Reasons to be cheerful?

Thinking of material for “The Masters Blog” is becoming increasingly more difficult as Lock Down continues – as you are all about to witness, if you read further.

Looking on the downside, if that’s all we do, only serves to remind one of what a horrible, almost hellish, situation we are all in at the moment, and tends to focus our thoughts on what we cannot have or cannot do.

Whilst retaining a clear perspective of how difficult times are for many, and without wishing to minimise the impact the illness and deaths have had on our society, I have been trying to look on the bright side.

Monty Python fans and those of a certain age might have expected that I might focus on something else, but I have been strangely drawn to the music of my youth in lockdown. 

Sound familiar to anyone?

For some reason, after listening to an “Ian Dury and The Blockheads” song the other day, I felt that another of his songs “Reasons to be Cheerful Part 3” was bound to have some deep philosophical message that I could harness for my blog and decided to investigate further.

I discovered that the song was written and recorded in Italy during a break in their tour, after a sound engineer had nearly been killed by electrocution, and was merely a list of things that made Ian Dury happy, in the circumstances.

The opening lines 

“Why don’t you get back into bed”

“Why don’t you get back into bed”

Which are repeated many times do seem strangely apposite for lockdown in a funny sort of way. A good start I thought!

However, there was nothing more inspirational than admiration for a wacky genius that could include his like for “The Bolshoi Ballet”, “Hammersmith Palais” and “Cheese and Pickle” sandwiches (amongst many other things that I couldn’t possibly print here) all in the same song and persuade us to buy it!!

I did think about a re-write for Covid but you will no doubt be pleased I didn’t. A Burns/Dury Auld Scots/Cockney Slang fusion mix was considered in-appropriate!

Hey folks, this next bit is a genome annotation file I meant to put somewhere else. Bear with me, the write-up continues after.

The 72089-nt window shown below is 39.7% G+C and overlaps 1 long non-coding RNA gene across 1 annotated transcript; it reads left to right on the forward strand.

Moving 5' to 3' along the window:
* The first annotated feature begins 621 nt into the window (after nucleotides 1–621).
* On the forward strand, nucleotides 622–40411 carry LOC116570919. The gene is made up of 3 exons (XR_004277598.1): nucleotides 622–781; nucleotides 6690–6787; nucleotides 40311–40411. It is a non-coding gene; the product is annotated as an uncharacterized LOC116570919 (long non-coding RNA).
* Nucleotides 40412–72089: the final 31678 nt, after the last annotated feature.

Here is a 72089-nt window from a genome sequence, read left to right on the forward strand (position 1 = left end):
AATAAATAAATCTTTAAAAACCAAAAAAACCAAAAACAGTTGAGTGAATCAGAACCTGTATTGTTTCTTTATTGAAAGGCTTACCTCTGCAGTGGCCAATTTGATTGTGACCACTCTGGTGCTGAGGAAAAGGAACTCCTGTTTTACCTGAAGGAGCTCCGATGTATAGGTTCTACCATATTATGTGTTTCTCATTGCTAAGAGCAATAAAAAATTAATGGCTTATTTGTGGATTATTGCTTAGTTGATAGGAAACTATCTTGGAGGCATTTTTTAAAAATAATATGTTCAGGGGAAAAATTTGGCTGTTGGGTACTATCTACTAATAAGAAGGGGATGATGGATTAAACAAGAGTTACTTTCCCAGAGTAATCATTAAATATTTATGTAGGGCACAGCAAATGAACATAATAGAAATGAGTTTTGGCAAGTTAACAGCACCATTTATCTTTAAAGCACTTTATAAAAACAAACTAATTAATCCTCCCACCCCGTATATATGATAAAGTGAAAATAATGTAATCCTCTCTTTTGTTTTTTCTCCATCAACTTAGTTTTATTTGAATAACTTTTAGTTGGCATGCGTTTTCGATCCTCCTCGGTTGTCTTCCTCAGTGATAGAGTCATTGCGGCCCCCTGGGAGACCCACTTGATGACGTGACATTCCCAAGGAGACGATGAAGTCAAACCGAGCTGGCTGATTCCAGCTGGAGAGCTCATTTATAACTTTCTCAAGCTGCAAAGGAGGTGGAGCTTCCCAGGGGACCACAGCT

On reflection, my reasons to be cheerful are many and I consider myself fortunate in the circumstances.

Part 1

The Livery continues to function, albeit in a very different way.

Zoom and Skype have taken the place of The Sanctuary and Vintners Boardroom but the same feeling of fellowship and sense of purpose exists in the meetings I have been involved in.

We held a Master & Wardens meeting on Thursday past and it was great to reflect on just what is still going on in lockdown, whilst continuing to think of ways to further our engagement with our members in the future.

Our Charity work has been driven right to the top of the agenda and our work with The Drinks Trust has been a source of motivation to further accelerate our work in that field.

As I write this, the Distillers On Line Charity Auction is getting underway and again I feel that is something that we, as Distillers, can be hugely proud of and I hope will be something to make us all cheerful by the end of it.

Grateful thanks to Chris Porter again and also to Liveryman Sukhinder Singh for hosting for us.

We are continuing to engage with our Educator partners and studying ways to develop these relationships in both the short and long-term.

Recent communications from both London Scottish and HMS Montrose illustrate what a great bunch of people we have in our Military affiliates and their interest in our Livery. New CO,s at RNAS Yeovilton and 603 Squadron are opportunities to further expand our network and I look forward to meeting them both soon. Even if its only for a Zoom Dram!! 

Part 2

At a personal level, the cycling training continues at a level that would have been impossible otherwise and we now have 10 riders signed up for our September assault on London. I am definitely cheered by that response. 3 are non-Livery at this stage and certainly one has already expressed an interest in joining!

Whilst I am missing out on the world class hospitality that London Livery events are famous for, and that is a major disappointment, I am enjoying the time to exercise and the benefits that brings.

Part 3

Being at home has also allowed a much deeper appreciation of Nature, in all its glory, all around us here in Auchterarder.

Whether it be seeing and enjoying the Azalea bush coming into bloom from start to finish or the local hillsides alive with yellow broom and witnessing he almost unbelievable vividness of their colour, one realises that one missed much of that in  most other years.

I’ve also been able to spend more time with my dog and she is thoroughly enjoying having everyone at home too!!

  The Comms team have been desperate to have some dog photos in the blog and last month provided just the perfect opportunity. We were joined by a house guest for almost half the month as Jasmine, who is the sister of our three years old Labrador Rosalita, came to stay. This wasn’t a deliberate breach of lockdown as Jazz normally stays here whilst “in season” given the breeding male at home!!